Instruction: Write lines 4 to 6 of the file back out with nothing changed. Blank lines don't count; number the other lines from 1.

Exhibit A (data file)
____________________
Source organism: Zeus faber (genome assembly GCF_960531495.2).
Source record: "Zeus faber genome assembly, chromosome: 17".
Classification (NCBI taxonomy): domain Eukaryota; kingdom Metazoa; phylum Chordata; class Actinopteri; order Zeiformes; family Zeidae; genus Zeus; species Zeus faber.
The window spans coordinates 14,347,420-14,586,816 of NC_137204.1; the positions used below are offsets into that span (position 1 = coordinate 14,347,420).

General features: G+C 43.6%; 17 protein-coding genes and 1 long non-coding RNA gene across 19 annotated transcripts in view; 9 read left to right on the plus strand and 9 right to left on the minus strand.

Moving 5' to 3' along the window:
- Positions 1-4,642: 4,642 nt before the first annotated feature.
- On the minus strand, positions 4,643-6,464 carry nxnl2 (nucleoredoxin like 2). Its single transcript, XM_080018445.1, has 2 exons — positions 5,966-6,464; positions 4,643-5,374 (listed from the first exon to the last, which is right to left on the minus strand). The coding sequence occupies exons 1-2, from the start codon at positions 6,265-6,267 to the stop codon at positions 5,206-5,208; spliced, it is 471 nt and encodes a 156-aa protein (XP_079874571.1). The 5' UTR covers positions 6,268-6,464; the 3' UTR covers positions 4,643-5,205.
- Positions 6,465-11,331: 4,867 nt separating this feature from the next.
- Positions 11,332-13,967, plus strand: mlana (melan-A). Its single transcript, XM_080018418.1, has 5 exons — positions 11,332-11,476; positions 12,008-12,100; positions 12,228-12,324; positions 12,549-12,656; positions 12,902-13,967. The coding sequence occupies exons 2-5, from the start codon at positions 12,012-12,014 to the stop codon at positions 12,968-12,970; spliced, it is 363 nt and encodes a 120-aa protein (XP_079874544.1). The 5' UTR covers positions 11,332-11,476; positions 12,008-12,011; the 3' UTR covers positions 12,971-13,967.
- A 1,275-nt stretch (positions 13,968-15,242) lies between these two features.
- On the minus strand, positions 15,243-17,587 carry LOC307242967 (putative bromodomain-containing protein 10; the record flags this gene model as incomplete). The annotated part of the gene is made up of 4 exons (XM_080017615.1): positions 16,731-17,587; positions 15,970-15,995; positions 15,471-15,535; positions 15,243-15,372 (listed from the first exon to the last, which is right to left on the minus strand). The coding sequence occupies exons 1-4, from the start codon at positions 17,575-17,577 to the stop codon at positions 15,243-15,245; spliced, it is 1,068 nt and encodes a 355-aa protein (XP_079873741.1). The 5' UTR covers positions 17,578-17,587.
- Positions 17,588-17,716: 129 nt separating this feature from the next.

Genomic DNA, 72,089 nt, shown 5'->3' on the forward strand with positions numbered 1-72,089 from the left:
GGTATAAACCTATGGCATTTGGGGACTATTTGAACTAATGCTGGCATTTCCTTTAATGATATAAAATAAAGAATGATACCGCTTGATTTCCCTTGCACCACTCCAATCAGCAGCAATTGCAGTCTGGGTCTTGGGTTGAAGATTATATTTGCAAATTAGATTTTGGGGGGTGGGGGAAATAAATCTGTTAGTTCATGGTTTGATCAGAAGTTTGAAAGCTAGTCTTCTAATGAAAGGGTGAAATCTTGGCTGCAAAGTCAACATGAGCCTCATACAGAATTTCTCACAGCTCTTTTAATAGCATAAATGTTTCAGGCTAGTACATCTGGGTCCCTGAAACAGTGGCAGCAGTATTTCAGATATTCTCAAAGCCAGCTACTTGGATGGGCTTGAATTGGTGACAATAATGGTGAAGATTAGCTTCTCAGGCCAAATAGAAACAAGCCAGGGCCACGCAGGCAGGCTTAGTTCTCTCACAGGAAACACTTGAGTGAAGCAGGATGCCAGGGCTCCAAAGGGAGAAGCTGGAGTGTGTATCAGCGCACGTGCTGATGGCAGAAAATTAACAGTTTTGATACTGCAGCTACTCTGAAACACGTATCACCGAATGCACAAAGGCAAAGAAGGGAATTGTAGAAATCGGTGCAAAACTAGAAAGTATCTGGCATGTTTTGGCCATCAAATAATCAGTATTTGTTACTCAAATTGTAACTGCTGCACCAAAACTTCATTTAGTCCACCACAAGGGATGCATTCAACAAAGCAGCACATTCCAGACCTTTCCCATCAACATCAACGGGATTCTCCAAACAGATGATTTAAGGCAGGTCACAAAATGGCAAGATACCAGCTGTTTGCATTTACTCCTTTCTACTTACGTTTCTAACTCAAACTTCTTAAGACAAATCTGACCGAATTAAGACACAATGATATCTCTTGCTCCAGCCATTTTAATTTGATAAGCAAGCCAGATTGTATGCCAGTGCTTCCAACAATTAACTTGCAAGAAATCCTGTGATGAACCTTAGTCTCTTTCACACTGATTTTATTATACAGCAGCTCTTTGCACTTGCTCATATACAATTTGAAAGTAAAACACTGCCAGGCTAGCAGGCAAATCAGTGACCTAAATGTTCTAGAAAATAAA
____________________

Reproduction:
The window spans coordinates 14,347,420-14,586,816 of NC_137204.1; the positions used below are offsets into that span (position 1 = coordinate 14,347,420).

General features: G+C 43.6%; 17 protein-coding genes and 1 long non-coding RNA gene across 19 annotated transcripts in view; 9 read left to right on the plus strand and 9 right to left on the minus strand.

Moving 5' to 3' along the window: